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Pinesap – an intriguing American and British native

Pinesap, Monotropa hypopitys, Monotropa hypopithys. Image ©GardenPhotos.com
Pottering about in the woods, looking at the downed trees from the hurricane, I came across this little clump of Pinsesap, Monotropa hypopitys. It’s not a rare plant, but I’d never spotted it near the house before. The name, Pinsesap, is said to be derived from the fact that it grows under pine trees and saps its juices. It grows in Britain, too, where its common name is, rather mysteriously, Yellow Bird’s-nest.

Like the entirely white Indian pipe, Monotropa uniflora, which we have in the garden as well as the woods, Pinesap has no chlorophyll and was always thought to be a saprophyte – getting its nutrients from rotting leaf litter. It was also usually placed in its own family, Monotropaceae.

But the world of the pinesap has been turned upside down! Well, no, the pinesap carries on as it has for thousands of years. It's our understanding of pinesap that has changed dramatically.

First of all, it turns out that rather than using rotting woodland leaf litter for its nutrients, it’s actually parasitic on a group of woodland fungi. Also, the latest thinking is that it belongs, rather surprisingly, in the Erica family with rhododendrons and heathers. Finally, there are some who believe that it needs separating from the Indian Pipe, Monotropa uniflora, into a genus of its own. The genus Hypopitys has been created for it – and in that case what would its new name be? Instead of Monotropa hypopitys it would then be called - Hypopitys monotropa! Oh, those botanists like a joke...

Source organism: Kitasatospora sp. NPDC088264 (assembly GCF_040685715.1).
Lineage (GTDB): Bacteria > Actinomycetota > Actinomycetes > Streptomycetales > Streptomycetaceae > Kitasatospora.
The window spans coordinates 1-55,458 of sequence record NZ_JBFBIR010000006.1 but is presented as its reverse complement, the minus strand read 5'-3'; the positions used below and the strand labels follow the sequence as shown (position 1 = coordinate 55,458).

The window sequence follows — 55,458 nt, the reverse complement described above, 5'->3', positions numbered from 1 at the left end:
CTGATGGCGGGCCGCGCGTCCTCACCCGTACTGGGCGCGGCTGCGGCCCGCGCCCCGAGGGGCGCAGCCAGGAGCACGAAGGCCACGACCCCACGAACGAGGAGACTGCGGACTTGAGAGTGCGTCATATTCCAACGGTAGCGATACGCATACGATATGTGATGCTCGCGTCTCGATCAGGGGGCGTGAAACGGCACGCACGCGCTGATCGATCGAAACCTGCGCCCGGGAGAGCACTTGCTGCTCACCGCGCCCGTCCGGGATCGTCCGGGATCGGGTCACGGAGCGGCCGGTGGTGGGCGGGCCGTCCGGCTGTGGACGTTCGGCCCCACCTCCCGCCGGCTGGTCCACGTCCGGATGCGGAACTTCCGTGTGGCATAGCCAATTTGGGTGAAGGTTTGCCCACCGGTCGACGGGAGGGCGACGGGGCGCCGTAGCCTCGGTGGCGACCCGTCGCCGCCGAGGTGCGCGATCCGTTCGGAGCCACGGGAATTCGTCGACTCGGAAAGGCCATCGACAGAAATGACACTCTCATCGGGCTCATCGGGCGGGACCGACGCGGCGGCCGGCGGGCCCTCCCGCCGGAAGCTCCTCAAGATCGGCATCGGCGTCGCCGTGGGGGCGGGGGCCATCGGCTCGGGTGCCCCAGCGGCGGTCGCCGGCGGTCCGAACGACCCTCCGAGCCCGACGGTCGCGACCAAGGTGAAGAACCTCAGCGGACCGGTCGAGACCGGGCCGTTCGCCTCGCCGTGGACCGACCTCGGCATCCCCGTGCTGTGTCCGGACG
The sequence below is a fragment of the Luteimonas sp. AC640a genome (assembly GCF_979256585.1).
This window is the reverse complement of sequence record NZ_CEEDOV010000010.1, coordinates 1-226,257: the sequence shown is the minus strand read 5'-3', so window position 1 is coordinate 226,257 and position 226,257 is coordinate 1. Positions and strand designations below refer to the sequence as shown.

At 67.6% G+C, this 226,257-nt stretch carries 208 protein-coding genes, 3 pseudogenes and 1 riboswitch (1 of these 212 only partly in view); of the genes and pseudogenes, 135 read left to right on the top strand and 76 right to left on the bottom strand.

Oh, and there’s another odd thing about the North American form of this plant. It comes in a yellow version that flowers in summer, and also the reddish version seen in the picture (above, click to enlarge) that flowers in the fall.

Anyway, it’s good to have such an intriguing plant turn up in our local woods.

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